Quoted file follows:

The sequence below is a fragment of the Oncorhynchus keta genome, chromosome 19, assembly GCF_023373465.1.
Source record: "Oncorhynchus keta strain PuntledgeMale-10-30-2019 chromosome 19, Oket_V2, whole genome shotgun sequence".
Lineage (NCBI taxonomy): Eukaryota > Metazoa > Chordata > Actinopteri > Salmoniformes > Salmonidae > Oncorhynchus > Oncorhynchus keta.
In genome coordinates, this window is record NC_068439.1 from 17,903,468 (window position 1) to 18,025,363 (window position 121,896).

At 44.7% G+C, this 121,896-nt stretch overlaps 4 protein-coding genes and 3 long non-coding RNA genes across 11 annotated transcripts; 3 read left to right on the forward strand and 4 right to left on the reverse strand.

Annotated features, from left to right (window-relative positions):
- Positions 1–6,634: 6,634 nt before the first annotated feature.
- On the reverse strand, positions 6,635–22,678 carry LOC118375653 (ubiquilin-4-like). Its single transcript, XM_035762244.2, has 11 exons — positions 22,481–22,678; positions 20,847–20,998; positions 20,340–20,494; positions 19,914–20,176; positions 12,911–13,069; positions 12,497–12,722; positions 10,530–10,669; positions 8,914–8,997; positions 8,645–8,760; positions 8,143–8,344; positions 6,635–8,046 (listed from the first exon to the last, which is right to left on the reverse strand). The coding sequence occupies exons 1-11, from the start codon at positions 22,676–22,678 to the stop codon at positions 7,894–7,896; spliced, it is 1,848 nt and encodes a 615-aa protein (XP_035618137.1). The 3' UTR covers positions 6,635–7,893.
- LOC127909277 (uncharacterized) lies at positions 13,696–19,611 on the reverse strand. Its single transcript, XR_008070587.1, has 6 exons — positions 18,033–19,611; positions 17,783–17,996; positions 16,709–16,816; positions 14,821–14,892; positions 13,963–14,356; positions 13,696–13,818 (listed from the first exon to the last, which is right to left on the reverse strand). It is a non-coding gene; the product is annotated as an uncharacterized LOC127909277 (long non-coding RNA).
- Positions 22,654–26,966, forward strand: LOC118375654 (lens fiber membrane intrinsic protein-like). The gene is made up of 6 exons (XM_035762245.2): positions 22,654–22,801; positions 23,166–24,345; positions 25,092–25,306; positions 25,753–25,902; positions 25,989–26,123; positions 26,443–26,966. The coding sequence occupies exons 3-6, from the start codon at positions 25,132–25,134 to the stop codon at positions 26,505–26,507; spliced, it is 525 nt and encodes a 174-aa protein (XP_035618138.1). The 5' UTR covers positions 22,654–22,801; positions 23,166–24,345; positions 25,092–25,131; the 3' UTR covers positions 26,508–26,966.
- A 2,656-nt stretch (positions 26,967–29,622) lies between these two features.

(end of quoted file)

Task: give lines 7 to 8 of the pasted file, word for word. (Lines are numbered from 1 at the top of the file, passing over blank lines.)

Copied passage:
- Positions 1–6,634: 6,634 nt before the first annotated feature.
- On the reverse strand, positions 6,635–22,678 carry LOC118375653 (ubiquilin-4-like). Its single transcript, XM_035762244.2, has 11 exons — positions 22,481–22,678; positions 20,847–20,998; positions 20,340–20,494; positions 19,914–20,176; positions 12,911–13,069; positions 12,497–12,722; positions 10,530–10,669; positions 8,914–8,997; positions 8,645–8,760; positions 8,143–8,344; positions 6,635–8,046 (listed from the first exon to the last, which is right to left on the reverse strand). The coding sequence occupies exons 1-11, from the start codon at positions 22,676–22,678 to the stop codon at positions 7,894–7,896; spliced, it is 1,848 nt and encodes a 615-aa protein (XP_035618137.1). The 3' UTR covers positions 6,635–7,893.